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Government pressing ahead with April 2017 introduction of apprenticeship levy

The Department for Education (DoE) has revealed more detail on how its apprenticeship levy will be implemented and it will not delay its April 2016 introduction.

The proposals are for apprenticeship funding in England. Scotland, Wales and Northern Ireland are still in the consultation phase with the proposals. English business will have an online account to access the apprenticeship funding.

The levy – a tax on all businesses with payroll costs of £3 million or more a year – was the brainchild of former Chancellor George Osborne and was intended to raise the £3 billion a year needed to fund his aims of creating three million new apprenticeship roles by 2020. 

The levy will be calculated at 0.5% of a business’s annual payroll bill, minus an allowance of £15,000.  Given the average AM100 staff cost was £32.2 million (2014), the average AM100 dealer group’s annual apprenticeship levy would be £146,000. However, for the biggest groups, the cost could be almost £1.5m.

Sue Robinson, director of the National Franchised Dealers Association (NFDA), said: "It is positive to see the Government has released further details about the apprenticeship levy, but we are still concerned at the short timescale of the implementation.

“Considering the extremely short timescale, we are disappointed to see that this has not been delayed. We will continue to lobby Government to ensure changes are introduced smoothly and businesses can cope.”

However, Robinson said it was encouraging to see the Government showing support for training and development of young people, "particularly in a period where skill shortages might represent an issue".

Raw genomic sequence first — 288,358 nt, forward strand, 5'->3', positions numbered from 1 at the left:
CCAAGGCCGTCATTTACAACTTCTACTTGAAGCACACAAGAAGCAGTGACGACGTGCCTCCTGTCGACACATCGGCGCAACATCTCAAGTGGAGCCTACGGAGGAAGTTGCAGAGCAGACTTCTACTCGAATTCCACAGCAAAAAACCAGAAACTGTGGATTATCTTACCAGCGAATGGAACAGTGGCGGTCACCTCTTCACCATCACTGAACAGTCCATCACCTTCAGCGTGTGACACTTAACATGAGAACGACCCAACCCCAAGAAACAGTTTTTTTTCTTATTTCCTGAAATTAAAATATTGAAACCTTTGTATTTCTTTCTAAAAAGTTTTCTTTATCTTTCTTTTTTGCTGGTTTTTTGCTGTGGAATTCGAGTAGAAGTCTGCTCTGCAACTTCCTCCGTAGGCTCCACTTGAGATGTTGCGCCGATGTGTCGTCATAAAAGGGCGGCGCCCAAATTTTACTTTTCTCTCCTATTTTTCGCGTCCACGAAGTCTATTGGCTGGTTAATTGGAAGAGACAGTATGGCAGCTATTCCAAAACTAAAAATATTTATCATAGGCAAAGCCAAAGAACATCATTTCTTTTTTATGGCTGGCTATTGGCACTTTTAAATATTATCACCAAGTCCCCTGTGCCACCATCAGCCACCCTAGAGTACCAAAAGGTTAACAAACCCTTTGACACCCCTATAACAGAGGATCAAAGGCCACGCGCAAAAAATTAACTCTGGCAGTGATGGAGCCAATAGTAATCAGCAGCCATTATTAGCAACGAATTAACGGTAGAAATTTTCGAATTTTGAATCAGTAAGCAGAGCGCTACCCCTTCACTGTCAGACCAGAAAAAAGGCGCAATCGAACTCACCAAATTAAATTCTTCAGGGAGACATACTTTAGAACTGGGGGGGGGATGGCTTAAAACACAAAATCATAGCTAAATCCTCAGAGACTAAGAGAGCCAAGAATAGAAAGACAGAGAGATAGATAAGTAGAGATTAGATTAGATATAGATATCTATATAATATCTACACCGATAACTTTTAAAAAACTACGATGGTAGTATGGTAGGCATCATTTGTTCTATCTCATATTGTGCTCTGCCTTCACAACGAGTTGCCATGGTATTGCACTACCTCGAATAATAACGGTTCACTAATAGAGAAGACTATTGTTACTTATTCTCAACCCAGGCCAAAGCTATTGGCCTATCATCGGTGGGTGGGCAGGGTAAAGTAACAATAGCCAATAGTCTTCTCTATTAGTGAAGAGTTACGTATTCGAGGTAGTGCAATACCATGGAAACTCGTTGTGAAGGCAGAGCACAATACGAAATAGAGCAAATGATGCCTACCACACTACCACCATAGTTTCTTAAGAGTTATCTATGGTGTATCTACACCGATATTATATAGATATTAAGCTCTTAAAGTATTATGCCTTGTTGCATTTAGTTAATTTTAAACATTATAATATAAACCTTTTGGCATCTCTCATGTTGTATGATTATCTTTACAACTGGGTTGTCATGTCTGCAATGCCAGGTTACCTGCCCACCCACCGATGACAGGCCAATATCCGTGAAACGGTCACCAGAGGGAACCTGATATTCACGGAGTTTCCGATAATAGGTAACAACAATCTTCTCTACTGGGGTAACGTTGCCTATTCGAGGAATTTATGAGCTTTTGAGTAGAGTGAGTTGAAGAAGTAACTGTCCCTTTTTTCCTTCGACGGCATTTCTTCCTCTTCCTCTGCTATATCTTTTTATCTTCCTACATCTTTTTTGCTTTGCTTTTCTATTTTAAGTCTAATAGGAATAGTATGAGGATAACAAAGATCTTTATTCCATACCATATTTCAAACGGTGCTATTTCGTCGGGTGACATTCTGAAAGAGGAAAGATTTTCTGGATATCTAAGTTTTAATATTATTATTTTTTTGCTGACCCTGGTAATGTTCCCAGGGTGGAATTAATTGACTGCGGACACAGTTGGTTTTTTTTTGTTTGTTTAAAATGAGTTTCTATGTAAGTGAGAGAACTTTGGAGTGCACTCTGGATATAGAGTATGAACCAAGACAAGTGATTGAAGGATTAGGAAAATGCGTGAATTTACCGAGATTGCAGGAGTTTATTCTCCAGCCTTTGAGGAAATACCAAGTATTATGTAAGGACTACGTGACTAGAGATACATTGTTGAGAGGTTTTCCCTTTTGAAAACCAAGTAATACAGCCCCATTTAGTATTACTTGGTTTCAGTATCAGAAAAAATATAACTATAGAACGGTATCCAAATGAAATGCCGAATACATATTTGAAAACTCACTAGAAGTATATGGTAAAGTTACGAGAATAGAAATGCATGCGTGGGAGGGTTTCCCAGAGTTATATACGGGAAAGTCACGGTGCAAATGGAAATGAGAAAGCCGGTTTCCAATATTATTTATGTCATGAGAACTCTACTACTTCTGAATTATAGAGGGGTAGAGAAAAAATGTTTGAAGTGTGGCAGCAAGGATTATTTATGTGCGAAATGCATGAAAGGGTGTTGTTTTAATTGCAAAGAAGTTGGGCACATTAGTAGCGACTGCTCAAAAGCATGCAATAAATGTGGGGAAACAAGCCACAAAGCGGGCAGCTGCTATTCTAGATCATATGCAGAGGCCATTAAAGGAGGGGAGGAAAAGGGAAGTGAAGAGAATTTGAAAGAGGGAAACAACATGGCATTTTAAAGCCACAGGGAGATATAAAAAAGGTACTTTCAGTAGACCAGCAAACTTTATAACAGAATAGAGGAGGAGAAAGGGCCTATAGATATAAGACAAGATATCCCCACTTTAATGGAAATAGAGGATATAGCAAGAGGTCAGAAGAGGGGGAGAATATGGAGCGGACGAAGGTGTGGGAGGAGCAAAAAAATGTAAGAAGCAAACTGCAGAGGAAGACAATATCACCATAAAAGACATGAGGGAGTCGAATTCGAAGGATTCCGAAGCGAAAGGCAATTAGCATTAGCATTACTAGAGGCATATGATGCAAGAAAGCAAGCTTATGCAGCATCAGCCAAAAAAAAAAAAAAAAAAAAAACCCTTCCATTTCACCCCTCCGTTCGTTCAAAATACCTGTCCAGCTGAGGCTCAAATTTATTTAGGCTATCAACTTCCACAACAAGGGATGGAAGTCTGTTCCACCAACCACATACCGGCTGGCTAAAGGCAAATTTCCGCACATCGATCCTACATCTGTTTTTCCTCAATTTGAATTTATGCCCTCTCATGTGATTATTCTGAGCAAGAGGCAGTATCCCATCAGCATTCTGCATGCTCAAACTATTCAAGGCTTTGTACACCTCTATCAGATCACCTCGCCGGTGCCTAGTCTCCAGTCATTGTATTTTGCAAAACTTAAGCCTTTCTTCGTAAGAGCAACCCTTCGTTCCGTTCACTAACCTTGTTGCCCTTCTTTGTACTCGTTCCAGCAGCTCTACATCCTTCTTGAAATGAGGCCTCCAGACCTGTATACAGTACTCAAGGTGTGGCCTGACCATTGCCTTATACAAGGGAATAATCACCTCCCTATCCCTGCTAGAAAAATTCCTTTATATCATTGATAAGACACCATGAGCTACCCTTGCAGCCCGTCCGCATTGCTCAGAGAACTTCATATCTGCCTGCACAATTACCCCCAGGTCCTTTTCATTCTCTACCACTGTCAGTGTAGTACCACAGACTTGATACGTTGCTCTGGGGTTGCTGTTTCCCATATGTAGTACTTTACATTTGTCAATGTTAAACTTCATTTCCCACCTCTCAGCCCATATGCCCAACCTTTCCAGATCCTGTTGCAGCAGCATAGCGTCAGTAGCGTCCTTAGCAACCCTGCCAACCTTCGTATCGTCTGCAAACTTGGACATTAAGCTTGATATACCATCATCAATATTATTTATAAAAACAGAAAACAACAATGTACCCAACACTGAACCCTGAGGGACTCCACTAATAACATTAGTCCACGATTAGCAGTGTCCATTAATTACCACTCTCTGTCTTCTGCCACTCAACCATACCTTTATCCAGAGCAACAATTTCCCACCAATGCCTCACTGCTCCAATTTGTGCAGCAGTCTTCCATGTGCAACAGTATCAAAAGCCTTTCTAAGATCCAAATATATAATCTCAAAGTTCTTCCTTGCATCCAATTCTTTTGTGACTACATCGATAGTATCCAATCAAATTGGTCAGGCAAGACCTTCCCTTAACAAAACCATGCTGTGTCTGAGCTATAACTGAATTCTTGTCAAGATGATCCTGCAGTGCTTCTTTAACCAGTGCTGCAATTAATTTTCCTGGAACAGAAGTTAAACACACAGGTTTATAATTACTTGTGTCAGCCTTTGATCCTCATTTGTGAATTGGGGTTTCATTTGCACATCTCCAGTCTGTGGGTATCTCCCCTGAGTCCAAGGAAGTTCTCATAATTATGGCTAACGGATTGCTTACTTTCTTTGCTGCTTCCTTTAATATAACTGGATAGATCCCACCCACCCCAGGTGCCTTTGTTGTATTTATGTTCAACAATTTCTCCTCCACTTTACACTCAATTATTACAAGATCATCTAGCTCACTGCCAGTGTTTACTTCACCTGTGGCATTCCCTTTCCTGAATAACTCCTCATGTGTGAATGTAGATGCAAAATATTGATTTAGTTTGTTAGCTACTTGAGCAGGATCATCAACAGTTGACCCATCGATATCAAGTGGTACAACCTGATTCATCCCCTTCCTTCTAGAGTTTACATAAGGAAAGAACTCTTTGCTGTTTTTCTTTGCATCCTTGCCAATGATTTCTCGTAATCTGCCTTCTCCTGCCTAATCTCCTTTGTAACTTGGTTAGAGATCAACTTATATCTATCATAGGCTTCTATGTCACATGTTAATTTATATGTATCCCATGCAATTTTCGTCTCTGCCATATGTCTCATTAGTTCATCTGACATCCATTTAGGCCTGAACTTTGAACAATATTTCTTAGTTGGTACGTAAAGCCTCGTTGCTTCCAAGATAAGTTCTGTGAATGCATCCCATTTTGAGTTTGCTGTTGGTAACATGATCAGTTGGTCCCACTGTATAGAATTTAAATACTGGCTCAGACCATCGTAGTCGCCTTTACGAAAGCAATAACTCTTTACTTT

The DoE has proposed that employers that are too small to pay the levy – around 98% of employers in England – will have 90% of the costs of training paid for by Government funding. This will leave a 10% gap they will have to fill. Extra support - worth £2,000 per trainee – will also be available for employers and training providers that take on 16-to 18-year-old apprentices or young care leavers. Employers with fewer than 50 employees will also have 100% of training costs paid for by the Government if they take on these apprentices. 

The DoE is proposing the new funding system comes into effect on May 1, 2017 so that levy paying employers can use funds in their accounts to pay for training from the first month they declare levy payable through the PAYE system. Levy-paying employers will be able to see corresponding funds in their digital accounts shortly after their final declaration to HMRC, so after May 22.

All apprenticeships started before May 1 will be funded through to completion according to the existing rules.

There will be 15 funding bands ranging from between £1,500 and an upper limit of £27,000.

All existing and new apprenticeship frameworks and standards will be placed within one of these funding bands.

The upper limit of each funding band will cap the maximum amount of funds an employer who pays the levy can use towards an individual apprenticeship. The upper limit will also cap the maximum price the Government will ‘co-invest’ towards, where an employer does not pay the levy or has insufficient funds and is eligible for extra support. It will be up to employers to negotiate prices with providers, within these funding limits.

The DoE has published full details of its apprenticeship levy proposals online and is asking businesses to give feedback by September 5, 2016. The Government has put together an online calculator to help businesses estimate the cost of the levy to their business.

Robert Halfon, apprenticeships and skills minister, said: “We need to make sure people of all ages and backgrounds have a chance to get on in life. Apprenticeships give young people - especially those from disadvantaged backgrounds - a ladder of ‎opportunity. That’s why we continue to work tirelessly to deliver the skills our country needs. The apprenticeship levy is absolutely crucial to this.

“Our businesses can only grow and compete on the world stage if they have the right people, with the right skills. The apprenticeship levy will help create millions of opportunities for individuals and employers. This will give our young people the chance they deserve in life and to build a highly skilled future workforce that the UK needs.”

Proposed funding bands

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